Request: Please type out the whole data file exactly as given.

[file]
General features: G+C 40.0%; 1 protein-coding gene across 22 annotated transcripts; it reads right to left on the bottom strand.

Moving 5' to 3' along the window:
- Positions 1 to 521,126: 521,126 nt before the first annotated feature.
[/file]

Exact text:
General features: G+C 40.0%; 1 protein-coding gene across 22 annotated transcripts; it reads right to left on the bottom strand.

Moving 5' to 3' along the window:
- Positions 1 to 521,126: 521,126 nt before the first annotated feature.